North Dumpling House (Flushing in Queens, NY)
||144-18 Northern Boulevard,|
Reviewed by: Michael Gray
Spring Volume: 2012 Issue: 19(1) page: 24
This is not what it says on the bright awning left from a previous owner. That past owner's name was yellow-painted out at this year-old North Dumpling House.
The new owners seem to be keeping the same English name. They are one of several Korean-Chinese or is it Chinese-Korean restaurants that have sprouted recently in Flushing. Most are North Korean style, but a couple do serve Penyang or Southern Korean chow.
The fare at this one is closer to North Korean food as evidenced by the food and the fact that all hand written house specials are only in Chinese. Our friendly waiter, Mr. He Yu, hails from Shenyang which is the capital of China's Liaoning Province. There and in Jilin, many Koreans now live. He speaks Mandarin, Korean and English, and is most helpful offering frequent explanations, when requested, in any of these languages.
We peruse the many-page menu and snack on boiled peanuts and a spicy cucumber kimchi, the latter is addicting. We like it so much we request seconds and it is delivered promptly.
The Wide Bean Noodles with Dark Sauce we order are excellent, their mung bean noodles perfectly cooked in a rich, dark sauce. They arrive accompanied with slivered shreds of ginger and sliced garlic.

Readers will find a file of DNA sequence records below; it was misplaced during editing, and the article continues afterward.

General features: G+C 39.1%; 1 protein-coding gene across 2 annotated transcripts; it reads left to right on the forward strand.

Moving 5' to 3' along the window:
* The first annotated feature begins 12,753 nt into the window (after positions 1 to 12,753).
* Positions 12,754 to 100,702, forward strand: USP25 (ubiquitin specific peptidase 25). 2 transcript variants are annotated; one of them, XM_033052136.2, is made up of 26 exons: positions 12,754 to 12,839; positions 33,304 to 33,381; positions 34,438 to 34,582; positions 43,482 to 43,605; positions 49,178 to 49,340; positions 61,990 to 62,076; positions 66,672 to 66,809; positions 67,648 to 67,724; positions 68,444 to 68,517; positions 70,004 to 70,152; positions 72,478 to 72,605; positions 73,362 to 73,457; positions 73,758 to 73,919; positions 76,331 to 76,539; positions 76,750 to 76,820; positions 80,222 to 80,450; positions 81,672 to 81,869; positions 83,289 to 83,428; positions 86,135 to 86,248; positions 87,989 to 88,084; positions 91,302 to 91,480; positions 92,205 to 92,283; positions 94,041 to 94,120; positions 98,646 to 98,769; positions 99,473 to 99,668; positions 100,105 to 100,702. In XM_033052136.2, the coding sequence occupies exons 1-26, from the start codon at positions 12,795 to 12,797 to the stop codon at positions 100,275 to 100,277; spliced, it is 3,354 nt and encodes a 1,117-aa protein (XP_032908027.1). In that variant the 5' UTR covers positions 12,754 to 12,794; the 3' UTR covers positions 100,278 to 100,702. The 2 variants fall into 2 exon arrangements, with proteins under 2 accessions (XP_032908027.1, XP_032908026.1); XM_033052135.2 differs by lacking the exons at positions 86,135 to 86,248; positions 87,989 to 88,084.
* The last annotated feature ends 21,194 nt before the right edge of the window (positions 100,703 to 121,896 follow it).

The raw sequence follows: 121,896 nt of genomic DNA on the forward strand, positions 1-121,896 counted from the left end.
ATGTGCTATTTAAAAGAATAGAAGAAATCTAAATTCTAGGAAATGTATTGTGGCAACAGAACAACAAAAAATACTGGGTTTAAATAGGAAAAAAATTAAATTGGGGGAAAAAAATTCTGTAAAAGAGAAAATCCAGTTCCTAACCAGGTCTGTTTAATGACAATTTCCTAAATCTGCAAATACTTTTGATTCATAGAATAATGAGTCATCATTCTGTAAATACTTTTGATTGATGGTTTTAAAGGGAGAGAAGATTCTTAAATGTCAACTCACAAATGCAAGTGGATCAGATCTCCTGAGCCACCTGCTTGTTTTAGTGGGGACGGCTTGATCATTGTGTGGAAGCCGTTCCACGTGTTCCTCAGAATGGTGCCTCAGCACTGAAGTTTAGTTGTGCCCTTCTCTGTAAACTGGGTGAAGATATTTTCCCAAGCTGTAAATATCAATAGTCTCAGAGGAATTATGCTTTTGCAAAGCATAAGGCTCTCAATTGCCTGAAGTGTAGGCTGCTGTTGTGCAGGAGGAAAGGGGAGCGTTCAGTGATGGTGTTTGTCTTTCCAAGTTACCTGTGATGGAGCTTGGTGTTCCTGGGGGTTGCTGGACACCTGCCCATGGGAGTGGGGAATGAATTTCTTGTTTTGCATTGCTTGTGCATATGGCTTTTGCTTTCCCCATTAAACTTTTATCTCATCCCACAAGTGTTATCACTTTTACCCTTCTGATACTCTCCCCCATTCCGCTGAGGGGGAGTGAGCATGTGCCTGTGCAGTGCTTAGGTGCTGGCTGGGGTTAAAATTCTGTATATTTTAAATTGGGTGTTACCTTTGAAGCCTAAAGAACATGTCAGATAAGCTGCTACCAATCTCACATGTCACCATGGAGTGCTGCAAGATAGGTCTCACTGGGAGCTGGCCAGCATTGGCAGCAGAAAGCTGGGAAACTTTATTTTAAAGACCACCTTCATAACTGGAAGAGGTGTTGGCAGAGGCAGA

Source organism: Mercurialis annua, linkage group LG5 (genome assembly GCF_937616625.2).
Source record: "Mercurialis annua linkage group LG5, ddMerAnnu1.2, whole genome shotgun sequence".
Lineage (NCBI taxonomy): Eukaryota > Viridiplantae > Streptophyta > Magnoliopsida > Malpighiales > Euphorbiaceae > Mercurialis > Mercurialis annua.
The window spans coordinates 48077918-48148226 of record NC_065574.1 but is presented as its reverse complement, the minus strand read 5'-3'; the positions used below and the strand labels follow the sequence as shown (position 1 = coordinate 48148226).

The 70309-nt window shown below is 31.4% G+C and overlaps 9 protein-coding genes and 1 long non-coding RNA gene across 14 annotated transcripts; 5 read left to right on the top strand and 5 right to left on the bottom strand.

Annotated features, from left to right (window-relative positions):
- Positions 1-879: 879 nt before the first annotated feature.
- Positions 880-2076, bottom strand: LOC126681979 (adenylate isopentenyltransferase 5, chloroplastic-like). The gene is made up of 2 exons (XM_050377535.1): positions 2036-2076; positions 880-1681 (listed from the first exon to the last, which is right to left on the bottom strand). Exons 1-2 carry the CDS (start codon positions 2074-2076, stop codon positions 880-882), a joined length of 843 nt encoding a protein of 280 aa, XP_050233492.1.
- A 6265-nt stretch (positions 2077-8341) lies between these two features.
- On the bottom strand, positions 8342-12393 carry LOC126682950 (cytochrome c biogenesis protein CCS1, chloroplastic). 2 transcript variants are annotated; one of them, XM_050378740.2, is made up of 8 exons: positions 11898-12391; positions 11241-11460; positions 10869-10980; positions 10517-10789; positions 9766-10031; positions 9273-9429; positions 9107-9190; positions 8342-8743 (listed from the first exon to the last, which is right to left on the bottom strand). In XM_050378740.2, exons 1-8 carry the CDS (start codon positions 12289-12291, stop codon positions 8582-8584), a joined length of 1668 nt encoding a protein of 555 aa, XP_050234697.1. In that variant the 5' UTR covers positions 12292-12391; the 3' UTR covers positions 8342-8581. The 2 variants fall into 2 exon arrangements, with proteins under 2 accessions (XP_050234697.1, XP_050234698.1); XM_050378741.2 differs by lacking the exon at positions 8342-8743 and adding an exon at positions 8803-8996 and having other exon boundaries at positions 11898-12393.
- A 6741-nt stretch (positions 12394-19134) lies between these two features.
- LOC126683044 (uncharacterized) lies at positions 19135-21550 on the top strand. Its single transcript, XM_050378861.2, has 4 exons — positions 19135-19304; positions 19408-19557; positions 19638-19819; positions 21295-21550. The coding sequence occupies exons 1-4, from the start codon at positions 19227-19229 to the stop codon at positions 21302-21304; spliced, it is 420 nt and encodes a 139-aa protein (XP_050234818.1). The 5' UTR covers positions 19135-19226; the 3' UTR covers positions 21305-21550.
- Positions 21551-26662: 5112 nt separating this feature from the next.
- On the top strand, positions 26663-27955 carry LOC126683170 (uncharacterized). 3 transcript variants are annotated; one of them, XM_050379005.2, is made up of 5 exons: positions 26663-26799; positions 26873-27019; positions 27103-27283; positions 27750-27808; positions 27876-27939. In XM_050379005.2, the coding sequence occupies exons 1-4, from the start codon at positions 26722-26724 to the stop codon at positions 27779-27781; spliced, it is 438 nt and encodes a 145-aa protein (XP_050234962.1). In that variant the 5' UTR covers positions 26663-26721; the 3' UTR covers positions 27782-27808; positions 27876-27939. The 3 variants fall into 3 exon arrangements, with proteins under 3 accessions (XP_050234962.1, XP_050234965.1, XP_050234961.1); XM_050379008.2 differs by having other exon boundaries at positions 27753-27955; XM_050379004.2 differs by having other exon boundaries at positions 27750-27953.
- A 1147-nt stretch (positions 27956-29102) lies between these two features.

The Spicy Pig's Ear Salad is another success story. Here, cilantro stems and leaves come with little bits of onion and chili peppers, seeds included. They add piquancy to the slightly chewy pig ears.
Our green vegetable, listed in Chinese only, is some type of Garlic Cabbage. It is gently stir-fried with plain fried garlic and some oil. In Chinese, it is Suan Rong Cai. It is bland even with its lots of large tossed slices of garlic. Plain, too, are our two Corn Dodgers. Actually, they are innocuous and a reminder of Johnny Cakes from younger years.
Tendon Stewed Mushrooms arrive in hot broth with three types of mushrooms: Abalone, Beech--also known as Bunapi, and Button Mushrooms. The editor took those leftovers home, said the next day she reduced them until almost no liquid remains, and pronounces them better that way.
Sour Cabbage Dumplings, the only dumplings we spot on the menu, lead us to believe their name is Northern for the Boulevard they are on. They look and taste as others typical of China's three Northeastern Dongbei provinces. In these provinces, many Koreans did migrate starting in the 1800s. The dumplings are delicious in their steamer basket with a side of soy dipping sauce centered with a large dollop of garlic. They also look lovely.
Portions here are generous, our leftovers feed three the next night for dinner. For the record, this Korean-Chinese eatery is the seventh or eighth in Flushing; and it is open everyday from noon until midnight.